The Long Goodnight, Irene
Last evening, I left behind almost three million Americans in the Northeast still cut off from the 21st century by the high winds of Hurricane Irene-—without electrical power, TV or Internet access, many depending on iffy private generators that could conk out at any moment to remain unserviced by overwhelmed repair people and deprive them of fresh water and unspoiled food.
For five days and nights, it was like living in the opening lines of a famous 20th century novel: “The past is a foreign country; they do things differently there.”
Debates about government and private enterprise seemed moot, as municipalities, power companies, independent contractors and homeowners seemed equally powerless to deal with flooding, fallen trees and wires that thrust tens of millions back into an era they had never experienced.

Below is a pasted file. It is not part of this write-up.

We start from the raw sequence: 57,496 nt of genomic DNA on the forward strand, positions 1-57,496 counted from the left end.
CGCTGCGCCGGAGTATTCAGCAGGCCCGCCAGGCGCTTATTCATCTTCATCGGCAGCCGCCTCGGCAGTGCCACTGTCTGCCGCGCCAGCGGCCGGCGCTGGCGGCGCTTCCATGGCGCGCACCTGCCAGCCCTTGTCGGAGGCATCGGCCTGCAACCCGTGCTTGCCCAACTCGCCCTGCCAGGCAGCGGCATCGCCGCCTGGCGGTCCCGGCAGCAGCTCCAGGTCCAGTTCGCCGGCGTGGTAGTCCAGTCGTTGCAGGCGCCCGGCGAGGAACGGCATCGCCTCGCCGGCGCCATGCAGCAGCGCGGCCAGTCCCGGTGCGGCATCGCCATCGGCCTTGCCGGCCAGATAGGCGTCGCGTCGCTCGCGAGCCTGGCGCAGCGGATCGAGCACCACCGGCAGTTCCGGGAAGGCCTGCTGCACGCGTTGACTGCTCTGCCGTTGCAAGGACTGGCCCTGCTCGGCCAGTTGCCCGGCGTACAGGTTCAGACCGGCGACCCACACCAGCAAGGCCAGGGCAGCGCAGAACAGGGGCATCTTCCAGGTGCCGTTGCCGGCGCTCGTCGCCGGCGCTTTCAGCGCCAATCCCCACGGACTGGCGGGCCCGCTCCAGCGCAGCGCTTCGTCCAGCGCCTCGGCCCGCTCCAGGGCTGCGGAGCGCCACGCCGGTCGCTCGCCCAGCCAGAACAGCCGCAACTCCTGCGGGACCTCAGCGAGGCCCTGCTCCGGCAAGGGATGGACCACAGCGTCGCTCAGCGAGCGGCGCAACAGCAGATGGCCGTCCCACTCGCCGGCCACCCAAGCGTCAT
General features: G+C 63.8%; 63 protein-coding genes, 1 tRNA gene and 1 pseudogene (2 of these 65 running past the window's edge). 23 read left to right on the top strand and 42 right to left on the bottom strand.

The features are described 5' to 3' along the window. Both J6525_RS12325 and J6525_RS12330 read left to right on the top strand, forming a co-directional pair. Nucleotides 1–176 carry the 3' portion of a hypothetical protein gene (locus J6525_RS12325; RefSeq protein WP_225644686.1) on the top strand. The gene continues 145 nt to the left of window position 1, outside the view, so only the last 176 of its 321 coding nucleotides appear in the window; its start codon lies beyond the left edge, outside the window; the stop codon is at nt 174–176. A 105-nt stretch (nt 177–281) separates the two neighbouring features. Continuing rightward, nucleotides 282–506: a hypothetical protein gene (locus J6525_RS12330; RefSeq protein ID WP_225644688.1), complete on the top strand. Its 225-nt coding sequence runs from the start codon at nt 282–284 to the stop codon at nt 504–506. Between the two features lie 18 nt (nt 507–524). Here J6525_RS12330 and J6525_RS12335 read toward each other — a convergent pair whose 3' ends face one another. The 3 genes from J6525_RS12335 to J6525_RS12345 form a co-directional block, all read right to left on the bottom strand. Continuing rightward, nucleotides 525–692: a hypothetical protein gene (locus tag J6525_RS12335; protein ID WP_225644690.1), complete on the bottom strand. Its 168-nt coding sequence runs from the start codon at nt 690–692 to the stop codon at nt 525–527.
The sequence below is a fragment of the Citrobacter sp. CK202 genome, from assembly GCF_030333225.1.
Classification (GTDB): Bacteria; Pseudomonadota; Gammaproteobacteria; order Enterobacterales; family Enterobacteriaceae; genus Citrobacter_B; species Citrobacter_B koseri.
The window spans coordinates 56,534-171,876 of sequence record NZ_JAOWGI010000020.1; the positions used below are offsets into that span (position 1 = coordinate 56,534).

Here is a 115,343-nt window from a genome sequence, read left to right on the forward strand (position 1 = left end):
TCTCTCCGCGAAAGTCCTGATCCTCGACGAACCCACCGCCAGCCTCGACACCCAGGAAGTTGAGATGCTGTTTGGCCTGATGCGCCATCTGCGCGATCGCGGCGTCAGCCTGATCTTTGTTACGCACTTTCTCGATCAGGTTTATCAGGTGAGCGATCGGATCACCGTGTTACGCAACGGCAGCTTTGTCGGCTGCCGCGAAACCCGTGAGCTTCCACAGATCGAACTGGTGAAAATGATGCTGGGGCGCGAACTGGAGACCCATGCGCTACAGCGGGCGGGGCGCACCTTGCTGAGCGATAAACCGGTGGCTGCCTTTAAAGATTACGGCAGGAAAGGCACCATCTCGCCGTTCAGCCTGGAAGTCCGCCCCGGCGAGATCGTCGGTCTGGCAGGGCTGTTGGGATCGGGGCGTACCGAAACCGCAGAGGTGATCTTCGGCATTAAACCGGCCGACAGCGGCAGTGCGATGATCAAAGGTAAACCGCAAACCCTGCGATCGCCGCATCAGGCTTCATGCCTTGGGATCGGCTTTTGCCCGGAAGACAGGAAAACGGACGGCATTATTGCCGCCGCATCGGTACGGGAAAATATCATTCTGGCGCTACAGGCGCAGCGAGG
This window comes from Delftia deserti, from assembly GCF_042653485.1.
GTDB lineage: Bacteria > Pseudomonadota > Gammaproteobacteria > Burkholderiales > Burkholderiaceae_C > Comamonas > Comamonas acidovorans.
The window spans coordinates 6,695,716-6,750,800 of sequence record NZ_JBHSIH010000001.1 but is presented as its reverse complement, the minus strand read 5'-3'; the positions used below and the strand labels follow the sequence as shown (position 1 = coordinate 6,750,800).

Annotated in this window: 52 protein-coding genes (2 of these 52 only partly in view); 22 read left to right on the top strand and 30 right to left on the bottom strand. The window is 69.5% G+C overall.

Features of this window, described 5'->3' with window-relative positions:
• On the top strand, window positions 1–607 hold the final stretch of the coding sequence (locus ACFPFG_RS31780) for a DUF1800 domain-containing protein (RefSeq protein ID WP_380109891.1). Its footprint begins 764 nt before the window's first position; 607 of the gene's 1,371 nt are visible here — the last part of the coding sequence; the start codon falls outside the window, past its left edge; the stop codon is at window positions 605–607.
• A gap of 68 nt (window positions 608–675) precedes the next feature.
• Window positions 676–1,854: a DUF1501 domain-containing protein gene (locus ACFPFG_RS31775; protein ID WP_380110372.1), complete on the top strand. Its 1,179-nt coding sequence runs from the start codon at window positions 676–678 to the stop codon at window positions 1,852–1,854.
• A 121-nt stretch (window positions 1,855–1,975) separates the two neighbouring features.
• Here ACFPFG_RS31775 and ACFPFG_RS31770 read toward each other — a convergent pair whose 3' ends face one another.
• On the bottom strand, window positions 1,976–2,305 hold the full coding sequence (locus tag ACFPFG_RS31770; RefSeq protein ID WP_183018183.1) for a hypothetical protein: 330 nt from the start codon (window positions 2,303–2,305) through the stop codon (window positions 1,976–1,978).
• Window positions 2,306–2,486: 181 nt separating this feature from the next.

On Sunday, I had no TV to hear George Will propound a conservative view of the storm on ABC: “Whatever else you want to say about journalism, it shouldn’t subtract from the nation’s understanding and it certainly shouldn’t contribute to the manufacture of synthetic hysteria that is so much a part of modern life. And I think we may have done so with regard to this tropical storm as it now seems to be.”
That would have been a comforting perspective as neighbors dealt with damaged homes and the inability to get food, water or medical help…